Firstly, we believe that the crossways are a good metaphor for engaging with other minds through reading. When we read, our minds cross paths with other minds. Sometimes it happens only once but often paths cross again and again. We believe that, through reading, especially literature, we come to know that we are not alone. People who enjoy poetry and fiction need to go to the crossways again and again. Perhaps because they are more conscious of the gulfs that separate us as human beings. People who live a life of the mind know that it is the best life because realising that we are not alone is perhaps the greatest joy there is.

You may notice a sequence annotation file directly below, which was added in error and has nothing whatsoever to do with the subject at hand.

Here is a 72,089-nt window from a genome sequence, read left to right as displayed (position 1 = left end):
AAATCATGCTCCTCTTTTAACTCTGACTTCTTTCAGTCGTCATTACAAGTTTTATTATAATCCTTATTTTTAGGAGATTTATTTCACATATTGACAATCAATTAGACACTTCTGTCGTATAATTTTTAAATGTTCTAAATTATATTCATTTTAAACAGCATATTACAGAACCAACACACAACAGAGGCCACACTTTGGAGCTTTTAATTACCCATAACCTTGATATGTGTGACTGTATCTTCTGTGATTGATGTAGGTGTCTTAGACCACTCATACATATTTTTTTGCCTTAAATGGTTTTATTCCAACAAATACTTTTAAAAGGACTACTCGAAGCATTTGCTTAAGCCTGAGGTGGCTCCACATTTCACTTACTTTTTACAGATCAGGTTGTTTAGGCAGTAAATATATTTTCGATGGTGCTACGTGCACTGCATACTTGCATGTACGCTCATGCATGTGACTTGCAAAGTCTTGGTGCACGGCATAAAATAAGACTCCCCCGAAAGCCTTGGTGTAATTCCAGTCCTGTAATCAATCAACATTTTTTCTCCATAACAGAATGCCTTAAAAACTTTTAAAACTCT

The title also recalls a seminal work of sociology by C. Wright Mills. Sociology? What is the connection, you might ask? Well, to start with, many practicing sociologists believe that the discipline is more of an art than a science. And this art is literature. In The Sociological Imagination, Mills argues that the proper concern of sociologists should be the points at which individual people’s lives cross with historical processes. In other words, the intersection of history and biography. Yes, another crossways! This intersection of biography and history is a place where authors and poets go to as well, because they are searching for universals. We might recall Joyce’s assertion that within the particular is contained the universal.